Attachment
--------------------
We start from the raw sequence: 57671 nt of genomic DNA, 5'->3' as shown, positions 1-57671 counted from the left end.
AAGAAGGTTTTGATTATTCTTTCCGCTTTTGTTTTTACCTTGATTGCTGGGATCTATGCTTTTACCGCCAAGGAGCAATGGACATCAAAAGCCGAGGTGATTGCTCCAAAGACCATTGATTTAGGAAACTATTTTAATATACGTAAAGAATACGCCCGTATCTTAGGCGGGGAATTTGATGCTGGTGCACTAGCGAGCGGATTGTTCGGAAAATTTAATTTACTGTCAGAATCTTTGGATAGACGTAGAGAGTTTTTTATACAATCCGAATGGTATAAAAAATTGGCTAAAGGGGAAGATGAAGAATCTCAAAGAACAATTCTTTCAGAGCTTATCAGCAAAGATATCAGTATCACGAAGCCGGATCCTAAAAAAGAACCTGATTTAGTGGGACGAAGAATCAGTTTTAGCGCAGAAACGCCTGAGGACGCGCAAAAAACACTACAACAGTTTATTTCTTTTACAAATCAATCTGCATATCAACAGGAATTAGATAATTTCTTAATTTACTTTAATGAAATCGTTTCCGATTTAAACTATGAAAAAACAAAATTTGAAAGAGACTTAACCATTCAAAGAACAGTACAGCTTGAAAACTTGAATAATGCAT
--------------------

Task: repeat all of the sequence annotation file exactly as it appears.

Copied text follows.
We start from the raw sequence: 57671 nt of genomic DNA, 5'->3' as shown, positions 1-57671 counted from the left end.
AAGAAGGTTTTGATTATTCTTTCCGCTTTTGTTTTTACCTTGATTGCTGGGATCTATGCTTTTACCGCCAAGGAGCAATGGACATCAAAAGCCGAGGTGATTGCTCCAAAGACCATTGATTTAGGAAACTATTTTAATATACGTAAAGAATACGCCCGTATCTTAGGCGGGGAATTTGATGCTGGTGCACTAGCGAGCGGATTGTTCGGAAAATTTAATTTACTGTCAGAATCTTTGGATAGACGTAGAGAGTTTTTTATACAATCCGAATGGTATAAAAAATTGGCTAAAGGGGAAGATGAAGAATCTCAAAGAACAATTCTTTCAGAGCTTATCAGCAAAGATATCAGTATCACGAAGCCGGATCCTAAAAAAGAACCTGATTTAGTGGGACGAAGAATCAGTTTTAGCGCAGAAACGCCTGAGGACGCGCAAAAAACACTACAACAGTTTATTTCTTTTACAAATCAATCTGCATATCAACAGGAATTAGATAATTTCTTAATTTACTTTAATGAAATCGTTTCCGATTTAAACTATGAAAAAACAAAATTTGAAAGAGACTTAACCATTCAAAGAACAGTACAGCTTGAAAACTTGAATAATGCAT